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GDPR Priorities: Public Companies Must Urgently Handle Data Breaches

In a recent article we discussed the cybersecurity challenges for publicly traded companies with Nardello & Co. One of the issues of concern raised was the potential for insider trading to occur in the context of a cyber breach. In March, a former top executive of Equifax was charged with insider trading in connection with a breach. This raises a host of new questions about how publicly traded companies – which are almost invariably multinational – should respond to a cyber breach. Now, with the GDPR (General Data Protection Regulation) entered into force for more than a month, many companies are being overwhelmed with complaints and requests for information. If a cyber incident occurs, in addition to U.S. law implications in the securities law context, listed companies need to consider global regulation and obligations applicable to data breach issues generally.

Mark Ray and John Fitzpatrick are Managing Directors at Nardello & Co., a global investigations firm that, among other things, specializes in cybersecurity consulting, internal investigations and incident response. Ray is a former special agent with the Federal Bureau of Investigation who led global investigations involving transnational cyber-criminal organizations, and currently leads Nardello’s Digital Investigations and Cybersecurity practice from the U.S. Fitzpatrick is based in the UK, and is an international lawyer with more than 20 years of legal, compliance and regulatory experience in multiple countries in EMEA, including expertise on data privacy issues, and in particular GDPR.READ MORE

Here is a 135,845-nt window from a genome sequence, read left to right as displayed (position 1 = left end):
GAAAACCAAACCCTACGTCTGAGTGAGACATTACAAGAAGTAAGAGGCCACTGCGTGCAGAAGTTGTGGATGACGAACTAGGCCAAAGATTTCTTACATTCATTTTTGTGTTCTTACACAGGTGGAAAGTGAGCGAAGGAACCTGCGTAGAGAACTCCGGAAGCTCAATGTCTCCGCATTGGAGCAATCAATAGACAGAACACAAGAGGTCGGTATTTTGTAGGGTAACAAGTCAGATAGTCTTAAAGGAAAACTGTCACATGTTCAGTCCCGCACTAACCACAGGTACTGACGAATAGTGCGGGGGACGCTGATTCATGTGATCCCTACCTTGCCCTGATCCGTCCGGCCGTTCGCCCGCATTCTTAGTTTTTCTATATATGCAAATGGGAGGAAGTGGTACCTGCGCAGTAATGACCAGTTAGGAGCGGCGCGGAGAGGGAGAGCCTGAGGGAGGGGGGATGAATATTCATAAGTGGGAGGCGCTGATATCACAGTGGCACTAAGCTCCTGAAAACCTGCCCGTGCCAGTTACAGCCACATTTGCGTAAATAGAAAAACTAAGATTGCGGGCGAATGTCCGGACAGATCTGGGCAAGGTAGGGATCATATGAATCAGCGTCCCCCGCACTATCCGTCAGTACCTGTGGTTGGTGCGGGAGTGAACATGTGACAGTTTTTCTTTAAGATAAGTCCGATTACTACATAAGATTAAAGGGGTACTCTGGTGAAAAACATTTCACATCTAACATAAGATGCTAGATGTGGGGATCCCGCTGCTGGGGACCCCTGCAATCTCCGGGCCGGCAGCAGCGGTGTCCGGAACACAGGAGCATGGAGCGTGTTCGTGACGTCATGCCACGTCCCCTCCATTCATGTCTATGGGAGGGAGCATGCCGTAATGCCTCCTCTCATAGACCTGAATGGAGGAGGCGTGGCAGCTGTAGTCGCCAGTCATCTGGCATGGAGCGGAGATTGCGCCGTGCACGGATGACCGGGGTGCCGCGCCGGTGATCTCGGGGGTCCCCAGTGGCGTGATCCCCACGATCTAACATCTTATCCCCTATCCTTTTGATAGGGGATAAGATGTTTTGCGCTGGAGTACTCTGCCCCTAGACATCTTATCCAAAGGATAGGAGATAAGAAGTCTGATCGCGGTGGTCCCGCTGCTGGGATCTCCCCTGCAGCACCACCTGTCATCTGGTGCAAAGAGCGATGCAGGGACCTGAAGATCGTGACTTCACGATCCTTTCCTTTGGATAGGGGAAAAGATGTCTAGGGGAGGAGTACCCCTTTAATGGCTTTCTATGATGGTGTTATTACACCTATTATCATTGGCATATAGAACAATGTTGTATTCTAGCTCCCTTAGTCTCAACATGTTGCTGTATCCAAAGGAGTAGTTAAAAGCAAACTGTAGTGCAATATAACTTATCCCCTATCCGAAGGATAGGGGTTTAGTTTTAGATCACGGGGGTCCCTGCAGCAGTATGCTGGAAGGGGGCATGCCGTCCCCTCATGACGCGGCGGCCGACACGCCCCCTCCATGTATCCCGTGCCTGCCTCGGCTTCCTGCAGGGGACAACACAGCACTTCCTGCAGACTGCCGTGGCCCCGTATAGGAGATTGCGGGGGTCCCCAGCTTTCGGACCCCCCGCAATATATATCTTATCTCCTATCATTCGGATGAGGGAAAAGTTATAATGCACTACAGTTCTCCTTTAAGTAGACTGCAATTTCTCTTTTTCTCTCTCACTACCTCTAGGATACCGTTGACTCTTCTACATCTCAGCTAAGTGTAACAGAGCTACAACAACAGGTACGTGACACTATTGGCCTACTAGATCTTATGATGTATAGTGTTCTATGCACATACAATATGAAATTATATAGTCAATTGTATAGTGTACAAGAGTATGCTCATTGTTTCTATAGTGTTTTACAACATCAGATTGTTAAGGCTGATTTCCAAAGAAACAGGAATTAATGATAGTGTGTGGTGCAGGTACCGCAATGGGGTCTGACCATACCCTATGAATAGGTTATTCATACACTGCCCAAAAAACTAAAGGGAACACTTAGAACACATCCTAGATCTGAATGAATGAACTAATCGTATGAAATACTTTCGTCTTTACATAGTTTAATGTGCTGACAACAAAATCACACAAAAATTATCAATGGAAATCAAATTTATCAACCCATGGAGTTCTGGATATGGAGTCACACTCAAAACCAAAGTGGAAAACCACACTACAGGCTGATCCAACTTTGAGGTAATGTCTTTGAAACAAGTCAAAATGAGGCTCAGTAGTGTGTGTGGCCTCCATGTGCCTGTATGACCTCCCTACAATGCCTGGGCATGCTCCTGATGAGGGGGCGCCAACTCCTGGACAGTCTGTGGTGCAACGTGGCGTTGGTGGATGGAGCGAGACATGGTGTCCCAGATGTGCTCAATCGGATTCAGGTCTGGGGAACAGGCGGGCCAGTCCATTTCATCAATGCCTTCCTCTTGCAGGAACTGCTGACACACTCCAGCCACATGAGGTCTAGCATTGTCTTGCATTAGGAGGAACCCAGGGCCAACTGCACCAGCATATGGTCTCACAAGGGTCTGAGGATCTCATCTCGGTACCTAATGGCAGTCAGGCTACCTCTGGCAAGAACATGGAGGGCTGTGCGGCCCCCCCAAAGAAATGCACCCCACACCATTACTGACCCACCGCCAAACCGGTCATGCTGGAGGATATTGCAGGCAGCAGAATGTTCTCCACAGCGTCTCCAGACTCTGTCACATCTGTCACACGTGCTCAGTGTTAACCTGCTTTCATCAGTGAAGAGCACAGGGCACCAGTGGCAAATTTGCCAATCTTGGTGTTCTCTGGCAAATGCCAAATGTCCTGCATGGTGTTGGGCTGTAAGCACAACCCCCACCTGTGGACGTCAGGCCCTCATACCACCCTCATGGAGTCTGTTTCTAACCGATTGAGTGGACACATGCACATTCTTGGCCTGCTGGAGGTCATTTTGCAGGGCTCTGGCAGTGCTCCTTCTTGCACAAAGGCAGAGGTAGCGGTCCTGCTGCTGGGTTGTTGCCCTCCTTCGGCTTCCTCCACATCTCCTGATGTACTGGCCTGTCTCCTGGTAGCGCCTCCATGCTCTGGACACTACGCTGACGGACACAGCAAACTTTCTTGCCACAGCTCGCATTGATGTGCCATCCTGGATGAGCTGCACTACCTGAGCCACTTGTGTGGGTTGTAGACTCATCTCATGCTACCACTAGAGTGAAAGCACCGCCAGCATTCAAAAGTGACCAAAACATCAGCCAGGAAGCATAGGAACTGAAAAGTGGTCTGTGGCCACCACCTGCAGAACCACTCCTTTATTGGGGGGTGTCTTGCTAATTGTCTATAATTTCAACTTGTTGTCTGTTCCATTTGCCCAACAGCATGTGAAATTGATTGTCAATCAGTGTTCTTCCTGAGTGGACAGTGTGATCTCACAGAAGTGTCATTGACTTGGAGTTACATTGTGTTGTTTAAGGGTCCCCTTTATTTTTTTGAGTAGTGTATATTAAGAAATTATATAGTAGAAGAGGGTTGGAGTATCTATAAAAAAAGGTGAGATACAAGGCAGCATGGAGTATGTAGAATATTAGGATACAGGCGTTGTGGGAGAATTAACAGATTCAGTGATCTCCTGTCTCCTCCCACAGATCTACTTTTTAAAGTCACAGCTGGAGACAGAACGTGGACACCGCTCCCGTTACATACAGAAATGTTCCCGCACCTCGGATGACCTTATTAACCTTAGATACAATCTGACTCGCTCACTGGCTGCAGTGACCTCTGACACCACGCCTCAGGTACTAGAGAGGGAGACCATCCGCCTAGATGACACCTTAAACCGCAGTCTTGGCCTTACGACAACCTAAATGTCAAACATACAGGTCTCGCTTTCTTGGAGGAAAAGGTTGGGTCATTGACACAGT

In the wake of #MeToo, companies turn to private investigators to identify predators in their ranks

In the #MeToo era, the stakes are high for corporations failing to rout out sexual harassment.

Allegations of predatory behavior bankrupted Harvey Weinstein’s company and forced Steve Wynn out of the company he co-founded, sending Wynn Resorts stock on a roller coaster ride.

In response, corporations and private equity firms are turning to private investigators like Dan Nardello — a former federal prosecutor at the Manhattan U.S. Attorney’s Office, who now runs his own firm — in droves.

“An ounce of prevention is really worth a pound of cure here, because the cost of potential drop in stock price, legal and PR cost — the possibility of regulators getting involved and regulating industries — they are enormous compared with the relatively modest expenditure in hiring folks like us in order to rule out this behavior,” said Nardello, CEO of Nardello & Co.

The veteran private investigator — Nardello has 25 years in the detective business — has seen about 35 percent more client calls related to sexual misconduct over the last six months.VIEW INTERVIEW & READ MORE

A Call to Action: Cybersecurity Due Diligence in Today’s Business Climate

Head of the Atlanta Office and General Counsel of the Americas, Steven D. Grimberg, and Head of Digital Investigations and Cyber Defense, Mark Ray, discuss best practices for cybersecurity due diligence in Emory University’s Corporate Governance and Accountability Review.read more